In the past few days, the CYA operations continued through the press. However, as we all know it, facts are stubborn things and if you add in that software bears a lot of evil complexity, you can be sure that what may break will break and the nasty truth will sooner or later manifest itself.
So here are a few nuggets, really just the most fascinating things I've bumped into:
T-Systems international has weighed in
... and after a bit of compulsory "they're not us" (or clarification of legal the relationships between the companies, if you will) made it clear that they think the hacker guy should have been indeed rewarded and not prosecuted and they asked the Hungarian companies (Magyar Telekom and T-Systems Hungary) to support the ethical hacker guy by all means. This is very positive and 100% in line with what I expected to happen. Also, a nice proof that couch activism or slacktivism can work.
The contract for the system was signed a day before the launch
I've also heard that they have been working on it for only three months, but as I stated in my previous post, I think that this could be built in a better quality in two weeks. The fact that the contract was signed the day before the launch (and three days after the planned launch) suggests that indeed they didn't even have 3 months. But most importantly it hints that the goal was to make it live for the FINA championship, which is of course very far from being a real professional or business requirement (quite the contrary actually), thus it's hard to think of any driving force but politics.
Users' data have leaked
One of the news sites that has been covering the scandal since the beginning seems to have talked to a (real) hacker who seems to have had a lot closer look at the system than the young guy from the previous post. They have proven with a screenshot of a JSON file that user data was indeed extracted from the system. It contains sensitive personal information (email addresses, encrypted passwords, and ID card/password numbers) and also some settings, UI properties (including CSS styles). It's hard to tell the source of the data because some parts suggest that it must have been returned by an API (e.g. the UI properties), others make it look unlikely (hashed passwords) and more like a poorly designed database. Either way, it doesn't look good irrespectively of the hack.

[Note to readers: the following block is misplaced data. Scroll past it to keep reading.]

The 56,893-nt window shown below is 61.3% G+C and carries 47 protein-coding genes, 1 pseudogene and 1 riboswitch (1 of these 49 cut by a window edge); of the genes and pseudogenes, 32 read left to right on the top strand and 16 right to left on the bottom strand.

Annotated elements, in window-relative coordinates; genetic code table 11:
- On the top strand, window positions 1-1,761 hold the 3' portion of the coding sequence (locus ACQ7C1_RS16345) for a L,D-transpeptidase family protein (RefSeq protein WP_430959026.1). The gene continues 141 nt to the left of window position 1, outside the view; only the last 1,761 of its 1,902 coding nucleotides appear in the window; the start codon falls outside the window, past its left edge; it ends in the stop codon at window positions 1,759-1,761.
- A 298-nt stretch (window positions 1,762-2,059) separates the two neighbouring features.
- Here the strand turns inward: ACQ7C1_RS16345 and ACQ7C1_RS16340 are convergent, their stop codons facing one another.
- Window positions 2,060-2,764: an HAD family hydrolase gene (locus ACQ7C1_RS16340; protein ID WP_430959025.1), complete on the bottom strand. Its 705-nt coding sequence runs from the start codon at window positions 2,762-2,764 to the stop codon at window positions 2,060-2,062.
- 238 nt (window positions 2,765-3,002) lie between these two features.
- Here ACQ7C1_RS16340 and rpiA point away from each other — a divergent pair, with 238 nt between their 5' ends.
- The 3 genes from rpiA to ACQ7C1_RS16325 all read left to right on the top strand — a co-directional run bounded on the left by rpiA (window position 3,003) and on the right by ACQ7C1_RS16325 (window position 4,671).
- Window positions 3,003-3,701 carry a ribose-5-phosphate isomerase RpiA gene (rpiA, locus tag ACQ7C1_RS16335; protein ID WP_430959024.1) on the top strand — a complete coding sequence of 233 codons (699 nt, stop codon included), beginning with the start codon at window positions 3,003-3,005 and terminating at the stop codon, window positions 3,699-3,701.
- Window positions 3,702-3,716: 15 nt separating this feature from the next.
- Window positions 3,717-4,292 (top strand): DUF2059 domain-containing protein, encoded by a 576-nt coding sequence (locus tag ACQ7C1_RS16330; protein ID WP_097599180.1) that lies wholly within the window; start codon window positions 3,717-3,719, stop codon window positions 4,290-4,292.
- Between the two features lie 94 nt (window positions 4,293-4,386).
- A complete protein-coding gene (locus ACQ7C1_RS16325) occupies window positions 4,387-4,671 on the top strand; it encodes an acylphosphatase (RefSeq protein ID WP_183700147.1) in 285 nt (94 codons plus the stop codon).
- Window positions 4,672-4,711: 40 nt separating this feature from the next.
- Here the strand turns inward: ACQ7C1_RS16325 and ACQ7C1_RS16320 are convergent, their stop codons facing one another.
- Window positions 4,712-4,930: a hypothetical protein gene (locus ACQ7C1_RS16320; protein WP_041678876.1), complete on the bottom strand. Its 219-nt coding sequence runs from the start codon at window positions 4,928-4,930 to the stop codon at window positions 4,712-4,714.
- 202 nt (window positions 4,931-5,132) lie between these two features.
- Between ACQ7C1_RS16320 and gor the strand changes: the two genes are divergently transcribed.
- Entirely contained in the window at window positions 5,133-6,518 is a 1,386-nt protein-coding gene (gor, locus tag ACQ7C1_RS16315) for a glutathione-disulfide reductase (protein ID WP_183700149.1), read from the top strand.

Fun fact: BKK+TSystems made candid claims last week at the first press conference that the system was secure, users' data were safe and there is no need to take the system offline. This specific leak is claimed to have happened on the 16th, two days after the launch and the '50Ft' hack and two days before the press conference.
It's been taken offline, but it's our fault
OK, maybe not mine and not yours, but definitely not theirs either. It's the hackers, the internet, but definitely not the software. But if the software is safe and secure (see above), then what problems can attacks cause? At first, you'd think since they talk about availability, that it's a DoS attack again. (The BKK home page was made unavailable for quite some hours on the 21st when the ethical hacker was arrested.) But it's not: the above page loads pretty quickly. No, it doesn't come seem to come from a CDN, it is served from the same IP address as a few days ago.
And if it's not a DOS, then it leaves us with the option that somehow the software itself is not really resistant to hacking. Even though during the last week's press conference we've been told that it was originally as secure as the average Hungarian web shop, but since the launch, they made it even more secure. Now I don't know the Hungarian average, and how it has been calculated or even what it means at all (do large and obviously secure ones have the same weight as my left neighbour's misconfigured Magento and righ righ neighbour's unsecurable WooCommerce/WordPress site?), but if I was a webshop owner, I'd be pretty much pissed off.